ISU and Edwards Elementary celebrate Arab American Heritage Month


Cassie Lehmann

Edwards Elementary School students partake in a henna craft activity in celebration of Arab American Heritage Month.

Celebrating their Arab American heritage, the World Language and Cultures department shared their Arab knowledge with Edwards Elementary School students on Tuesday.

April marks the start of National Arab American Heritage Month to formally recognize the achievements and rich culture of Arab Americans. Last year, President Joe Biden was the first U.S. leader to declare April as the month of Arab celebration.

“The first Arab immigrants date back to the 1870s,” said Ghinwa Alameen, an assistant teaching professor in world languages and cultures. “All hardworking small-business owners who loved and engaged with their community, because for Arabs, family is the core of society.”

Edwards Elementary partnered with Alameen and her students to hold a school-wide assembly for more than 400 students and staff. Edwards Elementary strives to celebrate every culture in their school with monthly Inclusion Celebrations, according to the Edwards Elementary School Principal Jessica Sharp.

“All month long, each week, kids engage with activities led by their classroom teacher,” Sharp said. “We start each month with a kickoff, and so those kickoffs look different for each celebration. Our diversity and equity team split up and has taken the different months and create those lesson plans for the kickoff.”

Previously, the school has celebrated Hispanic heritage, Native American heritage, Italian American history, Asian and Pacific Islander heritage, Black History Month, International Day of Persons with Disabilities, Women’s History Month and Pride Month.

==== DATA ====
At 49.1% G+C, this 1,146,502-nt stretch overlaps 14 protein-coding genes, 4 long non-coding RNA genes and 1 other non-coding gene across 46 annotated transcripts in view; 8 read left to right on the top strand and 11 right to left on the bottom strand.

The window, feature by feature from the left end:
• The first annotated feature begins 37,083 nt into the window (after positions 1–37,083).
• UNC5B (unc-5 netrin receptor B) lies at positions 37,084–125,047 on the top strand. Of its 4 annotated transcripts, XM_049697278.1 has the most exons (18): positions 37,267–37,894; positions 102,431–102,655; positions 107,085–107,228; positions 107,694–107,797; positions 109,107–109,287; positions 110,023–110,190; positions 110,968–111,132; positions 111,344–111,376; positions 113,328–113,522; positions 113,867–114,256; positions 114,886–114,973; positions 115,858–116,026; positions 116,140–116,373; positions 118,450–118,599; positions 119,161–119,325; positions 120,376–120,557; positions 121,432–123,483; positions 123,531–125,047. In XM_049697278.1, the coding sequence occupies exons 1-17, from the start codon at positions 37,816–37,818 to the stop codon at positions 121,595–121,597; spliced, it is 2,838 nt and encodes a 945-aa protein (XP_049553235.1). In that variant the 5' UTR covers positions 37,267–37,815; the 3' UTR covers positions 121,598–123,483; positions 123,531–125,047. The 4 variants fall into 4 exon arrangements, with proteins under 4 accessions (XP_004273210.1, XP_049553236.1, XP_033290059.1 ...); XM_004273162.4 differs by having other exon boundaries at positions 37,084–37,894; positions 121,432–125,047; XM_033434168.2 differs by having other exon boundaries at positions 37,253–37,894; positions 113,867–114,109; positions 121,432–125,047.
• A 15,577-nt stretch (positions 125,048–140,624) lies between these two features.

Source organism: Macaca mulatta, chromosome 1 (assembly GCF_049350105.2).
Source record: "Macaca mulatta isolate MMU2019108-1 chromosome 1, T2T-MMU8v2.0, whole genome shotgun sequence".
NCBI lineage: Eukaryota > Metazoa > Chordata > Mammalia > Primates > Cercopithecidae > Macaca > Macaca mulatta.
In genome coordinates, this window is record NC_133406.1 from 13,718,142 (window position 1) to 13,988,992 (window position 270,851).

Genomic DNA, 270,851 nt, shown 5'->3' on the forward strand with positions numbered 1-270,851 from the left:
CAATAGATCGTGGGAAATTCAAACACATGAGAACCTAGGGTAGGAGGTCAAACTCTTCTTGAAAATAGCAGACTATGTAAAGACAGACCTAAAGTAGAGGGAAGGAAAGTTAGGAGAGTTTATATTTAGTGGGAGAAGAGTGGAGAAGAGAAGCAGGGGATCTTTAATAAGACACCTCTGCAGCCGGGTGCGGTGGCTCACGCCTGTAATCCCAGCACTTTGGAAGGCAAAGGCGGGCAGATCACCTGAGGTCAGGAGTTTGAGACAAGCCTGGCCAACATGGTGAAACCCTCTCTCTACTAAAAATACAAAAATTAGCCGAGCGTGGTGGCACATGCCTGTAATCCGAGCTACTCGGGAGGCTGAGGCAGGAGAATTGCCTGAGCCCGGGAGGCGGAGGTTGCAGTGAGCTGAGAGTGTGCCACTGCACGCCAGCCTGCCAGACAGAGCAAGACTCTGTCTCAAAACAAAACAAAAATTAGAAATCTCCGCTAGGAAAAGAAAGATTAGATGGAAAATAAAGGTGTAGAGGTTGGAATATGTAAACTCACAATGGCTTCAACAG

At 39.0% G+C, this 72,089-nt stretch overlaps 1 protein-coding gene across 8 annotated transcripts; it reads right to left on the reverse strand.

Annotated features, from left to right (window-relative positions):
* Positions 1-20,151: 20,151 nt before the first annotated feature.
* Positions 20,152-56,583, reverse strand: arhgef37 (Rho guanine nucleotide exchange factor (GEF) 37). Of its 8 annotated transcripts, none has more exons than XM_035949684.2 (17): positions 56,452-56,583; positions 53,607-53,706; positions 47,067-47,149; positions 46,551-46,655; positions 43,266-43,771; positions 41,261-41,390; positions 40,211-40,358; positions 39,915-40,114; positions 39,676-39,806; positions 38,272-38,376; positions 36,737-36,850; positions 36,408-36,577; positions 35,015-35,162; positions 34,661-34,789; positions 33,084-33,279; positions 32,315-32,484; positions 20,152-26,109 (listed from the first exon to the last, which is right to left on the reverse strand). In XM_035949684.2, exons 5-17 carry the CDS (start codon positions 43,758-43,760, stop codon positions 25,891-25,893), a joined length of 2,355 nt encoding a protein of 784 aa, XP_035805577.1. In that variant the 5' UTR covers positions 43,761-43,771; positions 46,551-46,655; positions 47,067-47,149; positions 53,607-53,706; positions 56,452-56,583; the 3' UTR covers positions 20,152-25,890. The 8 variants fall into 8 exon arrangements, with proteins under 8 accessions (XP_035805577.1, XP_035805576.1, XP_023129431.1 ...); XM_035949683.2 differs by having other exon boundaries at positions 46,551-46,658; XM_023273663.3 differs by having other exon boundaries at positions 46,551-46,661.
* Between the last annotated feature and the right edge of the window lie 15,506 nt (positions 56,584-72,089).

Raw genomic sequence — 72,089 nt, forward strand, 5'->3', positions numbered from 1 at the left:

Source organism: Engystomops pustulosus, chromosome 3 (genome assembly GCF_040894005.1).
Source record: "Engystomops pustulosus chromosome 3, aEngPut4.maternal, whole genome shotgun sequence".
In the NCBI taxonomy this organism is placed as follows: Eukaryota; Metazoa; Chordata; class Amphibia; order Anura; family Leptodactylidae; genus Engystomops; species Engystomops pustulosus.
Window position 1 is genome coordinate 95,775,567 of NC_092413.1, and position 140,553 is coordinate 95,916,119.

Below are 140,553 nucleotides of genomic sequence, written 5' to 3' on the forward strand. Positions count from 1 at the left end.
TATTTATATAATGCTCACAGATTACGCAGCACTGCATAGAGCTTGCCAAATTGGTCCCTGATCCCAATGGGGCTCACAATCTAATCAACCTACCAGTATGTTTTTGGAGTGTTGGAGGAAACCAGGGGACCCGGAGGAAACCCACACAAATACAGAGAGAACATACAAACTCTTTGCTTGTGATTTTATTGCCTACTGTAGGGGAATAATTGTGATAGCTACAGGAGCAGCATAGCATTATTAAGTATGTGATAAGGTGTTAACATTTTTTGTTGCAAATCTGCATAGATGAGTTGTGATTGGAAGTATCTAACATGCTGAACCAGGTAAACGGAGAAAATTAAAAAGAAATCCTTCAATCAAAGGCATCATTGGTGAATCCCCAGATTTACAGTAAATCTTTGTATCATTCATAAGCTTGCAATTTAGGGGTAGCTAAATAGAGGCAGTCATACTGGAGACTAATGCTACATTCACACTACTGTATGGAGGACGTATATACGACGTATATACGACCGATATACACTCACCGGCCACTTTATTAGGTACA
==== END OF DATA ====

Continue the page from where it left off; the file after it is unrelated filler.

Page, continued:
The school’s lesson plans are intentional about tying lesson plans in with their Inclusion Celebration theme of the month.

“The partnership [between Edwards Elementary and the Iowa State Arabic program] has been amazing,” Sharp said. “When we think about changing our world, what’s in our locus of control to make a difference being able to have that partnership is dynamite.”

Each grade participated in grade-level appropriate activities ranging from Arabic games, henna, crafts, calligraphy and dancing.

“[Sharp] contacted me last year to make this an annual event,” Alameen said. “That’s why we decided to throw different activities for each grade. So next year, when students go to the next grade, they will get to do a different activity.”

This month’s Inclusion Celebration will focus on celebrating nearly 3.7 million Arab Americans that reside within the United States. In Iowa, Arab Americans reside in 73 out of the 99 counties, mostly immigrating from Sudan, Iraq, Palestine, Somalia and Morocco according to Arab American Institute.

Originally from Homs, Syria, Alameen moved to the United States in 2005. She then started her Iowa State journey in 2012, spearheading the World Languages and Cultures Department. In 2017 Alameen completed her Applied Linguistics PhD from Iowa State.

“The last census in 2020, the recommendation was to add a box for Arab-Americans or for MENA [Middle Eastern North Africa], but they did not include that and are trying to do it again in the coming census,” Alameen said. “If there is a box for ‘other,’ then I put ‘other,’ otherwise I put white, but I am not white.”

The Iowa State Arab program offers two years of Arabic, an Arab culture course and literature courses. For more information about the Arab program, you can visit their website or email Alameen at [email protected].